Last Updated: 26th Mar 2012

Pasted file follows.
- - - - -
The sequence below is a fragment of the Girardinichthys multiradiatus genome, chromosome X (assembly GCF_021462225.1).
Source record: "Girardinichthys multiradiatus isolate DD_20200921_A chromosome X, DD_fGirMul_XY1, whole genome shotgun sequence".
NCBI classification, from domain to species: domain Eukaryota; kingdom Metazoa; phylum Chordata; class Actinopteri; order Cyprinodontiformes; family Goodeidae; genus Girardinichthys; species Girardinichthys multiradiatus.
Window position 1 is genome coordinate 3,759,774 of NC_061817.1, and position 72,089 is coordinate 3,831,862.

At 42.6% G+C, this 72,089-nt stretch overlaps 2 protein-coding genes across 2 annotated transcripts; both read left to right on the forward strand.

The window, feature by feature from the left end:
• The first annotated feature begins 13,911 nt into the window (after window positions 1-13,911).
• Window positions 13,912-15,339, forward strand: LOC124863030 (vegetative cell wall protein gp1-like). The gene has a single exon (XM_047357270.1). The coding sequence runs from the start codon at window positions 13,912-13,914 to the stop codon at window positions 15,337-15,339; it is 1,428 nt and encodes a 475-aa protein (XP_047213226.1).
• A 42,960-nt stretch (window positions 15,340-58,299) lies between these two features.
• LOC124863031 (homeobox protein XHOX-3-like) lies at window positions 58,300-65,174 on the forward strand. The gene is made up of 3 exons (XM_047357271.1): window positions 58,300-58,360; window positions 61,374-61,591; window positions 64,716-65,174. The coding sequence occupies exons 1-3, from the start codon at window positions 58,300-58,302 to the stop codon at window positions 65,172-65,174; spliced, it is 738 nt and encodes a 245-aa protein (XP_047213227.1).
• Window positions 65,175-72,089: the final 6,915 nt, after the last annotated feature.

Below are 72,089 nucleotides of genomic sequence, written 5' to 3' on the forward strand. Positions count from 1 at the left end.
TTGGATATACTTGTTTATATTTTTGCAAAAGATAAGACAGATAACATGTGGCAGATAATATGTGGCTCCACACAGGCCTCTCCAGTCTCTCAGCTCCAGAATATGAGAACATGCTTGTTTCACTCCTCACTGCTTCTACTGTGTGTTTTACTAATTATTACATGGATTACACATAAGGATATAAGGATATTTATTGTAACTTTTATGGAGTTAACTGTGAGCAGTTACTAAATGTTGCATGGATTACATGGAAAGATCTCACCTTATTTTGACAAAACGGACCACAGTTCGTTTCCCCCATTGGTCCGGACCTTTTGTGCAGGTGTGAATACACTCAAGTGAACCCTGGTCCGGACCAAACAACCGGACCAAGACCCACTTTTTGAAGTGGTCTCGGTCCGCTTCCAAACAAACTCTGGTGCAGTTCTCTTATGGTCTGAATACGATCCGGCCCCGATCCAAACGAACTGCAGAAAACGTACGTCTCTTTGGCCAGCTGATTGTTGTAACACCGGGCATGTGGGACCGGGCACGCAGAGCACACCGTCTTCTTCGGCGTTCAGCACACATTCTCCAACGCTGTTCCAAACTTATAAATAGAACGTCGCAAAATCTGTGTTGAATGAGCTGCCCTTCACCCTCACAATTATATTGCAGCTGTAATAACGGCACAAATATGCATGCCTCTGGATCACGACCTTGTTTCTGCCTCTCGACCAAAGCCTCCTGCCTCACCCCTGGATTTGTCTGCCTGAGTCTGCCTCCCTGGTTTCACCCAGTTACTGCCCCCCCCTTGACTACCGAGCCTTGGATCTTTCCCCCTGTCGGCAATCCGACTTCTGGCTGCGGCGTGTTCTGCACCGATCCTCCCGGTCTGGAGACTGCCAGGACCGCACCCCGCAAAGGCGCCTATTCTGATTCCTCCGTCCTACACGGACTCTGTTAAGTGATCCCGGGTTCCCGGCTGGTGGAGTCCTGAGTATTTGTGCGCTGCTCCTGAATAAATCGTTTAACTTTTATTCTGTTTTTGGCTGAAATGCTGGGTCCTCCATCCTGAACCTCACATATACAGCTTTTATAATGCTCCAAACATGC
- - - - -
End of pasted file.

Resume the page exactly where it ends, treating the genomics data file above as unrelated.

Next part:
<p>by &#8211; <a href="people/673e3232af39978e64b0667ca606e473">MJ</a></p> <p>Cortez, Colorado is home of the local Ute Indian tribe as well as the Navajo (navaho) or Dene (Deneyh) people .This &#8216;Four Corners&#8217; region is rich with archaeology sites that were once home to a people, the Navajo call, &#8216;The Anasazi&#8217; or &#8216;Ancient Enemy&#8217; no one really knows what they called themselves since there was no written record. Most local tribes consider themselves decendents of the &#8216;Anasazi&#8217; pueblo people.<br /> It is called &#8216;The Four Corners&#8217; because it is the only geographical location where 4 states (<a href="/contikipedia/articles/arizona">Arizona</a>, <a href="/contikipedia/articles/utah">Utah</a>, Colorado, New Mexico) meet.</p> <p>On your journey to Cotez from the <a href="/contikipedia/articles/grand-canyon">Grand Canyon</a> through <a href="/contikipedia/articles/monument-valley">Monument Valley</a> you may encounter wild horses (there are about 100 that run wild in the park) as well as wild turkey, deer, antelope and elk.</p> <h2>Nature and the Outdoors</h2> <p>by &#8211; Ellen Nowakowski, Tour Manager, <span class="caps">USA</span></p> <p>After driving from the Grand Canyon and through Monument Valley earlier in the day, upon entering Cortez, you begin to see the drastic change and effect that the Rocky Mountains have on the landscape of Colorado and the neighboring states. The brown sandy landscapes of earlier traversed paths transitions into a small town backed by green (and often snow covered) mountains. Downtown Cortez has the feel of a traditional small American town.</p>